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U.S. Calls to Palestinians to Take Risks for Peace Sound Hallow

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The need for Israel and Palestine, the parties to decades long conflict, to take risks for peace are obvious and expected. But U.S. President Barack Obama's public call on Monday on Palestinian President Mahmoud Abbas to take risks for peace sounds hollow without any concrete changes on the ground.

Palestinians often respond to customary calls for the need to compromise by showing maps with Israeli settlements that have expanded exponentially, encroaching on Palestinians' land.

A map of mandatory Palestine where the Jewish population at beginning of the 20th century was a mere 8 percent has now become a dominant presence, displayed during pro-Palestinian campaigns around the world.

The Palestinian president showed his own map to Obama when the two met, according to chief Palestinian negotiator Saeb Erekat.

Erekat, speaking at a Washington DC think tank, called the document an "ugly map" that showed just how many new Jewish settlements had been built in areas intended for the state of Palestine just in the eight months since the face-to-face talks begun.

Talk to the Palestinians about risks to peace when witnessing continued Israeli military occupation, colonial expansion and failure to provide any tangible fruits of peace talks is ludicrous.

Some Israelis claim that the release of Palestinians imprisoned for over 20 years (before the 1993 Israeli-Palestinian memorandum of peace) is some proof that the Israelis are indeed agents of peace.

Palestinian officials scoff at such claims, noting that the release had already been agreed to at the Sharm El Sheikh summit, during the time of US president George Bush and Israeli prime minister Ariel Sharon.

Furthermore, the release of the 104 prisoners was in exchange for a commitment by the Palestinians not to join any UN agency during the nine-month period of talks, a promise that Palestinians kept.

Palestinian officials regularly complain about the way merchandise sold once and paid for should not be sold again. Israelis are notorious at reselling old merchandise, over and over again, and getting, politically, top price for it.

Back to taking risks for peace and the reproach that Palestinians are the ones to miss golden opportunities for peace: it is true that Palestinians wish they had accepted some previous offers, but this should not be a reason for accepting what is being put on the table.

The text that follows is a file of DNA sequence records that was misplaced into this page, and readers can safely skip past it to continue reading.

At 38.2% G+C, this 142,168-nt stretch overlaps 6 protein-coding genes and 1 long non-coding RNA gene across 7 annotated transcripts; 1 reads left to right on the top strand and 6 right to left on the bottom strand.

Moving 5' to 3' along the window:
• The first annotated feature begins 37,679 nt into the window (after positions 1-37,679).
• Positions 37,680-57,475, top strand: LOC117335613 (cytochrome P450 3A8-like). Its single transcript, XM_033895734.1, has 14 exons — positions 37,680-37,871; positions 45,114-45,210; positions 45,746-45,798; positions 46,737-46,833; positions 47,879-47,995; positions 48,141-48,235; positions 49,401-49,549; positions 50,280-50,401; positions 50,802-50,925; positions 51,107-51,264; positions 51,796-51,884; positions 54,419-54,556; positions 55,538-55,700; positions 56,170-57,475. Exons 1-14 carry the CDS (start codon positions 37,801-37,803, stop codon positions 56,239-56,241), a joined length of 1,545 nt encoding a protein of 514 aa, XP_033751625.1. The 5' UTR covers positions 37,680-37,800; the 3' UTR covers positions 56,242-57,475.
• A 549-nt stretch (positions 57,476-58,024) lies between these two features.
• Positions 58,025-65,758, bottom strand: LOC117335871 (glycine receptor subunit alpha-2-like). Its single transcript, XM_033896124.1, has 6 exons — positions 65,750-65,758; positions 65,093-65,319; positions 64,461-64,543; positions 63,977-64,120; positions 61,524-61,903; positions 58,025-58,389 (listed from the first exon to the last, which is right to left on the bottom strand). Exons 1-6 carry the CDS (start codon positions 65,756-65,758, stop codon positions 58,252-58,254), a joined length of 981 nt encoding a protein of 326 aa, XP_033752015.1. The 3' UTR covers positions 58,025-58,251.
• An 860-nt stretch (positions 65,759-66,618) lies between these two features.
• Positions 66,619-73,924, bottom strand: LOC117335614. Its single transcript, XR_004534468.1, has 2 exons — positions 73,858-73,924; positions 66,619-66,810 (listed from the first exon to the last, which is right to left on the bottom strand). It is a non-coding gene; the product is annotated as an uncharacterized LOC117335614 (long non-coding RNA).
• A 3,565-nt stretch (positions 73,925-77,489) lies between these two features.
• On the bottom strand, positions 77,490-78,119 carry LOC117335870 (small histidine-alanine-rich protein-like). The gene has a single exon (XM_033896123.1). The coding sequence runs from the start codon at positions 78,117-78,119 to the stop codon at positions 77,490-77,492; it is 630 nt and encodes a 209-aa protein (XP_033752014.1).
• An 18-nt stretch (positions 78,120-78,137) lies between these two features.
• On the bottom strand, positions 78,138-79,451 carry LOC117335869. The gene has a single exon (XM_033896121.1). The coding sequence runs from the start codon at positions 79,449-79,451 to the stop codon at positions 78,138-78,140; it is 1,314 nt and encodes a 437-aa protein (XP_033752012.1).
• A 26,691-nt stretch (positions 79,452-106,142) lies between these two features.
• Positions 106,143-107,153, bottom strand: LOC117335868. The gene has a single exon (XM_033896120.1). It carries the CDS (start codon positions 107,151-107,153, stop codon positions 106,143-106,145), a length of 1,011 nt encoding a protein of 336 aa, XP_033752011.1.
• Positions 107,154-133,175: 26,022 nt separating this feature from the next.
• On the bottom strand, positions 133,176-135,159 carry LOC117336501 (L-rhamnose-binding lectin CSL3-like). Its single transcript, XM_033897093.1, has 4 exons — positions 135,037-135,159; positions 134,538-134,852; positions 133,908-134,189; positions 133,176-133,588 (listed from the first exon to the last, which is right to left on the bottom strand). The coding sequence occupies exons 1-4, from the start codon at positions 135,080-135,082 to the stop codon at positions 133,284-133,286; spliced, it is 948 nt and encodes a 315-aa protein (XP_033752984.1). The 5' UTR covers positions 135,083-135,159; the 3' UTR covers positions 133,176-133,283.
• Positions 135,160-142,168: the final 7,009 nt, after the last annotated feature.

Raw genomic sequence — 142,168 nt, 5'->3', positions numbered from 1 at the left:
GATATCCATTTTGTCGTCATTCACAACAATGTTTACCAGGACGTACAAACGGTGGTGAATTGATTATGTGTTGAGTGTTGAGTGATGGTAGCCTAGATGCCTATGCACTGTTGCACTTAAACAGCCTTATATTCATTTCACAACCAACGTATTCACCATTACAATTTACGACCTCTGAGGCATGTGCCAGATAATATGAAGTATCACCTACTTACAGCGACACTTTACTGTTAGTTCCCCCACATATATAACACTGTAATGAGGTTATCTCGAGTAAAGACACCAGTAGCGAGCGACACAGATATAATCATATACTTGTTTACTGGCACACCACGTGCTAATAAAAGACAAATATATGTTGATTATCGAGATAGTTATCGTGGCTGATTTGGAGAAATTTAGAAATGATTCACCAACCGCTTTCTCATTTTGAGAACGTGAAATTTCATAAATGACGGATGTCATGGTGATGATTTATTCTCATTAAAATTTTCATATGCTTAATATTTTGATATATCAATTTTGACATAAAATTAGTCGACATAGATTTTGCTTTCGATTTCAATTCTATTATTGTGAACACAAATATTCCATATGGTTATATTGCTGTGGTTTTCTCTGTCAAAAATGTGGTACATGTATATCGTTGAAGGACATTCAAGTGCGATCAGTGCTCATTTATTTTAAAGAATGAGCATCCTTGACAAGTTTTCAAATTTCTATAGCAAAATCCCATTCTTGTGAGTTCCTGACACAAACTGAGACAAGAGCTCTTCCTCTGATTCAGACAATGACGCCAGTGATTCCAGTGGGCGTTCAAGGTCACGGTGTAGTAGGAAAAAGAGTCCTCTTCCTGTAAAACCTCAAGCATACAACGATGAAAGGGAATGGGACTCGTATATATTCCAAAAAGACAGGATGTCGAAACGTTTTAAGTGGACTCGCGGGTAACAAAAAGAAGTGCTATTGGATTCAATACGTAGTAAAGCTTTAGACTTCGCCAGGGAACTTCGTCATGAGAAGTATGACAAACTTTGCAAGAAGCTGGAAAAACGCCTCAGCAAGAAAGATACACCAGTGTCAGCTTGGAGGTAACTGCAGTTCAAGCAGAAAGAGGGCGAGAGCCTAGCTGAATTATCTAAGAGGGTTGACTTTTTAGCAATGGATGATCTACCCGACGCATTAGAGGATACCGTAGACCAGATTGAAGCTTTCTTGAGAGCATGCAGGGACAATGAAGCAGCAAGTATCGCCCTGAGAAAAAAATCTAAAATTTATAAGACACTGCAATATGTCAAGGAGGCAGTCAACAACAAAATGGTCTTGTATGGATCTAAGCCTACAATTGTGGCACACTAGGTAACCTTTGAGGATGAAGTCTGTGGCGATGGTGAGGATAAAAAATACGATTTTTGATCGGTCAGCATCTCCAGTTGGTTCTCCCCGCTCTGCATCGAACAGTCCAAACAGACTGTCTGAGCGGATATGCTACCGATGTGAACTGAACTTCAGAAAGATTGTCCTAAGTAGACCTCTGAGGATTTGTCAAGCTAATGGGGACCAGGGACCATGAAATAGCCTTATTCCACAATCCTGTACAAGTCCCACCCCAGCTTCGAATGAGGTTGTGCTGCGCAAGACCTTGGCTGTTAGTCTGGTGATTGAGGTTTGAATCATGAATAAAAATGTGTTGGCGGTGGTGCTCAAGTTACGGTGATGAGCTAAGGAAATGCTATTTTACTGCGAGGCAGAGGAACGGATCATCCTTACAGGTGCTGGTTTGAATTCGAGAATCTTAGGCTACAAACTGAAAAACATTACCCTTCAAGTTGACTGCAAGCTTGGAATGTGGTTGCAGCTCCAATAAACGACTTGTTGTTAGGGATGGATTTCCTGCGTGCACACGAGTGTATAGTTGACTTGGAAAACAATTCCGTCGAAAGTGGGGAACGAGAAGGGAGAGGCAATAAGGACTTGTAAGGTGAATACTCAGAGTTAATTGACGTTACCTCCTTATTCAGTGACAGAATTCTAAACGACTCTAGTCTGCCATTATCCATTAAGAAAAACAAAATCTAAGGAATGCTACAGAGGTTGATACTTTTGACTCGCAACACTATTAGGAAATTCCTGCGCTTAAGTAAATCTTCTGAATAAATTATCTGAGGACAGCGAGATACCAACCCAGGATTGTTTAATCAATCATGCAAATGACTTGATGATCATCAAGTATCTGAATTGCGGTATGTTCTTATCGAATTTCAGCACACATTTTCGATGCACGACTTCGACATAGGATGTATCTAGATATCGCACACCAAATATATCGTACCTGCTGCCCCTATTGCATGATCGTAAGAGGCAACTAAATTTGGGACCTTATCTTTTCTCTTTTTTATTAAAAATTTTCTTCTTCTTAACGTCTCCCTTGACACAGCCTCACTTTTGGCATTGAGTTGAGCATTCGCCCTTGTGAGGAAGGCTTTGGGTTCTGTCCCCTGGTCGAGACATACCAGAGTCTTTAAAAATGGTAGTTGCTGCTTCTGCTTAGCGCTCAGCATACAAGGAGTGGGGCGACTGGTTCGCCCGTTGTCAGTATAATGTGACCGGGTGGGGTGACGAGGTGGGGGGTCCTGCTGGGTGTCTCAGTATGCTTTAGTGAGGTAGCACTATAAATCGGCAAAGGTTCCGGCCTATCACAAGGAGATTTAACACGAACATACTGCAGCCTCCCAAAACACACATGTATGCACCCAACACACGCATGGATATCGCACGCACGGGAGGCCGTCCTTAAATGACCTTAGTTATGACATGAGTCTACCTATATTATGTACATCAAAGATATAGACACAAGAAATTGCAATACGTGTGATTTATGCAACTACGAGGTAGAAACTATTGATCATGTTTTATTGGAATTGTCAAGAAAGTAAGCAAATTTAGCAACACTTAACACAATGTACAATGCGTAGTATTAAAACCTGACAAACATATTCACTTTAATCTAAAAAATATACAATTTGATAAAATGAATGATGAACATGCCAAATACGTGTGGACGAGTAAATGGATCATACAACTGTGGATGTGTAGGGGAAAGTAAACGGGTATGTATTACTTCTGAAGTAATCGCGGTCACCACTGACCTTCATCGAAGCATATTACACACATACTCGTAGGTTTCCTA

Justice and fairness must exist in any offer Palestinians are asked to take risks for.

After all, Palestinian leaders cannot take chances on any agreement they know the Palestinian public will reject.

Abbas has promised to submit any agreement reached with the Israelis to a national referendum. This means that it is not enough for Abbas to take chances and risks; he needs to be able to convince his people that these risks are necessary for peace.

Surveys produced using newly developed RIWI technologies, that randomly choose Palestinians, have shown that nearly two out of three Palestinians are opposed to Palestinians' recognising Israel as a Jewish state.

Nearly similar stats apply to Palestinians rejecting Israel's long-term presence in the Jordan Valley and ask that Palestinians have access to East Jerusalem.

Both Palestinians and Israelis must take risks for peace.

The Israeli army has control over the Palestinian territories and lives. International law requests that Israel end its illegal occupation and colonialization of Palestinian lands.

Israel continues to change the goalposts, adding conditions that are not in any current agenda, such as recognising Israel as a Jewish state.

The time has come for the U.S. to join the rest of the world and demand that Israel give up its 46-year-old occupation.

The Palestinian government and security forces under Abbas have provided a high degree of coordination and protection of Israel, including protecting illegal settlers.

Palestinians are demanding less than 22 percent of Palestine; they have made many concessions for peace. Taking further risks without any clarity on issues such as borders and settlements is akin to political suicide.

The call to take risks for peace should be addressed to the aggressor and not the victim.